A payday loan is a short-term, small-dollar, unsecured personal loan.
It’s short-term because you usually have to repay it by your next pay date. And it’s small-dollar because it’s usually $200 – $1,000, although some conditions and exceptions may apply depending on your lender, your finances, and your location.
Another way these loans differ from traditional loans is their Annual Percentage Rate (APR). In most cases, a payday loan has a higher APR than a long-term, large-dollar personal loan because these loans aren’t guaranteed with collateral.
Short-term installment loans may be paid off in a few months. Like payday cash advances, this kind of installment loan is an unsecured alternative with a higher APR than secured personal loans obtained through mainstream banks. Like a payday loan, a short-term installment loan is ideal for unexpected bills or essential household and auto repairs you must take on.
As with payday loans, installment loans may have fewer requirements that are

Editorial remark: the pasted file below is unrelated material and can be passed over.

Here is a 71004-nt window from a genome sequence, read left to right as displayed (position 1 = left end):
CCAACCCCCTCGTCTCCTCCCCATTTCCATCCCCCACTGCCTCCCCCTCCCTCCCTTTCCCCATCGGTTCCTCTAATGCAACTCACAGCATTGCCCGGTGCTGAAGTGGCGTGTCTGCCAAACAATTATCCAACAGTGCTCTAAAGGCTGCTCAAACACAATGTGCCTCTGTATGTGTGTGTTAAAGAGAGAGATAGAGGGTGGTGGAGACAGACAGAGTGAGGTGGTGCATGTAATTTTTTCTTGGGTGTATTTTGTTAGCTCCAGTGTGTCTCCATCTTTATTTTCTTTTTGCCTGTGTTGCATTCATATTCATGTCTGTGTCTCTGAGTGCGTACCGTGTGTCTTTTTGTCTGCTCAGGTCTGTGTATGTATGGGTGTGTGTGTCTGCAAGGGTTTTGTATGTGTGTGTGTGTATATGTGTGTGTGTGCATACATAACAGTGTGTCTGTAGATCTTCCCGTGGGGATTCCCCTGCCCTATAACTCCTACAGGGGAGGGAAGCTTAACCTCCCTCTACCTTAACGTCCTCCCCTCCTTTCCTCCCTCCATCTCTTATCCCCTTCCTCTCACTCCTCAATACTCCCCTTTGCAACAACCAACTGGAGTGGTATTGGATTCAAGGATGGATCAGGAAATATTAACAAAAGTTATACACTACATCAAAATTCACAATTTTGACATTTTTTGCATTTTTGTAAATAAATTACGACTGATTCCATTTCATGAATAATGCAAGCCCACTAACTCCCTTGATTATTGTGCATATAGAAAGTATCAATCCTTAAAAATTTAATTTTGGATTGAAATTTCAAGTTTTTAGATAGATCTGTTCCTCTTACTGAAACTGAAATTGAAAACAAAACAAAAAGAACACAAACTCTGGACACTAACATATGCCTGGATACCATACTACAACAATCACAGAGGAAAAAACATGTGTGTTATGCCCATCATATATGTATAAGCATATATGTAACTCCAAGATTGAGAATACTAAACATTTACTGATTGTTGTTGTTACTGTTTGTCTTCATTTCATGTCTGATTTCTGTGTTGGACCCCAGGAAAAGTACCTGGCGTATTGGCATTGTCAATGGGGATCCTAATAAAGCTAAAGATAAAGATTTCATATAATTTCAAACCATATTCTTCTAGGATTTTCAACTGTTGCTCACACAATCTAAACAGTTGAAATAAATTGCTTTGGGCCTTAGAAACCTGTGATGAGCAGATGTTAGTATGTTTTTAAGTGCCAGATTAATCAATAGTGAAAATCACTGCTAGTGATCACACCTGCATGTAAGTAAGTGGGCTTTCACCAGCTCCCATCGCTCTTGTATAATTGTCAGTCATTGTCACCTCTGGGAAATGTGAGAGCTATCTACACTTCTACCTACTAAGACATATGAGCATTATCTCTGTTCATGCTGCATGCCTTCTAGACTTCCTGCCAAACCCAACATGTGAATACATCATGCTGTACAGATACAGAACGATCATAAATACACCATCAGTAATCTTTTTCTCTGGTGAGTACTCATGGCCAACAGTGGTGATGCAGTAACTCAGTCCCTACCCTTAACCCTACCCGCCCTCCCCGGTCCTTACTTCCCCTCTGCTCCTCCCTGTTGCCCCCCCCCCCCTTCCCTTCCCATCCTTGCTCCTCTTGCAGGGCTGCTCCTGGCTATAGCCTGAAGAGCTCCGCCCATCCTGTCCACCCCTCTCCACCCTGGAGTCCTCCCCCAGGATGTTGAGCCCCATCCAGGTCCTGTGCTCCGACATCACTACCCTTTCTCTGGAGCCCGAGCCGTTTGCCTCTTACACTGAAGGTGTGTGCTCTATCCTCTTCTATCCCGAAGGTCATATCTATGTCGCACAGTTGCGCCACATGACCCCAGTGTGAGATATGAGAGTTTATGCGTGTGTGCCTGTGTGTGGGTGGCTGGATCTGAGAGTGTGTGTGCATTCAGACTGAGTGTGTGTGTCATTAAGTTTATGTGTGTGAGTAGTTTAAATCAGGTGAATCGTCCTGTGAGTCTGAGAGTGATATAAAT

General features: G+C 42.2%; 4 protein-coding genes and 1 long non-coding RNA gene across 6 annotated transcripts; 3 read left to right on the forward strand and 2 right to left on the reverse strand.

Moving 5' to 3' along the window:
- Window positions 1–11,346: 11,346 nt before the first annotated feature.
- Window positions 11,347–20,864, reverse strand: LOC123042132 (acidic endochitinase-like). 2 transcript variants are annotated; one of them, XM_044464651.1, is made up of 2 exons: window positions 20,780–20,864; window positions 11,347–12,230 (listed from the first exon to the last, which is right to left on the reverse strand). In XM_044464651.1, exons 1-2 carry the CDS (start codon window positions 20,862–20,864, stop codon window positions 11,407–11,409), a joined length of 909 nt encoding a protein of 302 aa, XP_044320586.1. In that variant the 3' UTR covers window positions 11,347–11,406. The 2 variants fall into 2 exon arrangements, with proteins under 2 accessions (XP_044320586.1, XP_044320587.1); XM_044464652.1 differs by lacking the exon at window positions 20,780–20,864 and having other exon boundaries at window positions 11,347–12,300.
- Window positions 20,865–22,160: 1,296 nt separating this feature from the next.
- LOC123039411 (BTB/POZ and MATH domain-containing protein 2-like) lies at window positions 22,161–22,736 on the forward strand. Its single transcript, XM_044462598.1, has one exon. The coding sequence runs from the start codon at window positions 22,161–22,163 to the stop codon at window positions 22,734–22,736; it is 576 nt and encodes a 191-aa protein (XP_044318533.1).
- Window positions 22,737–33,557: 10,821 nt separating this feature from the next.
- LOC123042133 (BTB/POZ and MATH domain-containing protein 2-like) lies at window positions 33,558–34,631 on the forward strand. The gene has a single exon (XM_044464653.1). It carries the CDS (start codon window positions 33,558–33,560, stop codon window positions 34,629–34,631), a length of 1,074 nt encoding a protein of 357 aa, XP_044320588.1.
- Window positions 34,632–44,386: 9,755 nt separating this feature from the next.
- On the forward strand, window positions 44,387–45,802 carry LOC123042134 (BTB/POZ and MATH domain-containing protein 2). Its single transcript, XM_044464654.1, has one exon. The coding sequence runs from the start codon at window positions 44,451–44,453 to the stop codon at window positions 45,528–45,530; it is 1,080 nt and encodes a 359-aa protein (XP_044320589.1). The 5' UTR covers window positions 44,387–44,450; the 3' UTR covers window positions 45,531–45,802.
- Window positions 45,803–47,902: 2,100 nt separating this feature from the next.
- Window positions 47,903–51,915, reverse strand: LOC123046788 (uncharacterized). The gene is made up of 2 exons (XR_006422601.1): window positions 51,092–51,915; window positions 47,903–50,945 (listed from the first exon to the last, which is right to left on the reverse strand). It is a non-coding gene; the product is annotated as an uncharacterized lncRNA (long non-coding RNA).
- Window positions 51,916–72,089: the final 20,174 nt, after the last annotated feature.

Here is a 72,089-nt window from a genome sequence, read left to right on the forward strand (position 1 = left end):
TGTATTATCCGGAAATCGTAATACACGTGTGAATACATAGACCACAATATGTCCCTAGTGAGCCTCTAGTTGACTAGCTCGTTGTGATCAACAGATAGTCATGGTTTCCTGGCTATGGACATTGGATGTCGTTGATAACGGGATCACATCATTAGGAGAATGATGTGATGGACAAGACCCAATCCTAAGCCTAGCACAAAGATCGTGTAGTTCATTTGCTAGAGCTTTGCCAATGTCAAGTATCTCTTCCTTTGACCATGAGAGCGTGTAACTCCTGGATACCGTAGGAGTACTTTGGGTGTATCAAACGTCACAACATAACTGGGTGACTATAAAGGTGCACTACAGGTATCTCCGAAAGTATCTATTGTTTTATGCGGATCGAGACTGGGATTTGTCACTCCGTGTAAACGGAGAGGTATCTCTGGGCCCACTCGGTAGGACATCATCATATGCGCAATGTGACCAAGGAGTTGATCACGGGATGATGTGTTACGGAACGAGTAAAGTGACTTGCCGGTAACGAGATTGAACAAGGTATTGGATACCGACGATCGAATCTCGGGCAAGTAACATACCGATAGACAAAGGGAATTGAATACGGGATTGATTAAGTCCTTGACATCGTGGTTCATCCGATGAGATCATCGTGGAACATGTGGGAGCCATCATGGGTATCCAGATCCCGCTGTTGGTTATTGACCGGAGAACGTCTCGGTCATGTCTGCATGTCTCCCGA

typically required for loan approval. With less of an emphasis on credit history, the
approval process may increase the chances people with below-average credit
scores will be approved for an advance.
If you live in a state where both payday and installment loans are available, you
may choose an installment loan over alternative products because of its repayment
terms. This may be a better option because your payments are broken up into small
pieces over several installments — giving you more time to repay what you owe.
Compare this to a payday loan where you typically have to repay all the fees and
interest on top of the principal by your next pay date. If you live paycheck to
paycheck like nearly 80 percent of Americans, this repayment structure may not be
compatible with your current financial situation.
The most significant difference between a payday loan and a short-term
installment loan is the repayment time frame.
While a payday loan is typically due on your next pay date, an installment loan is
repayable through multiple scheduled payments. These payments typically coincide
with your pay dates.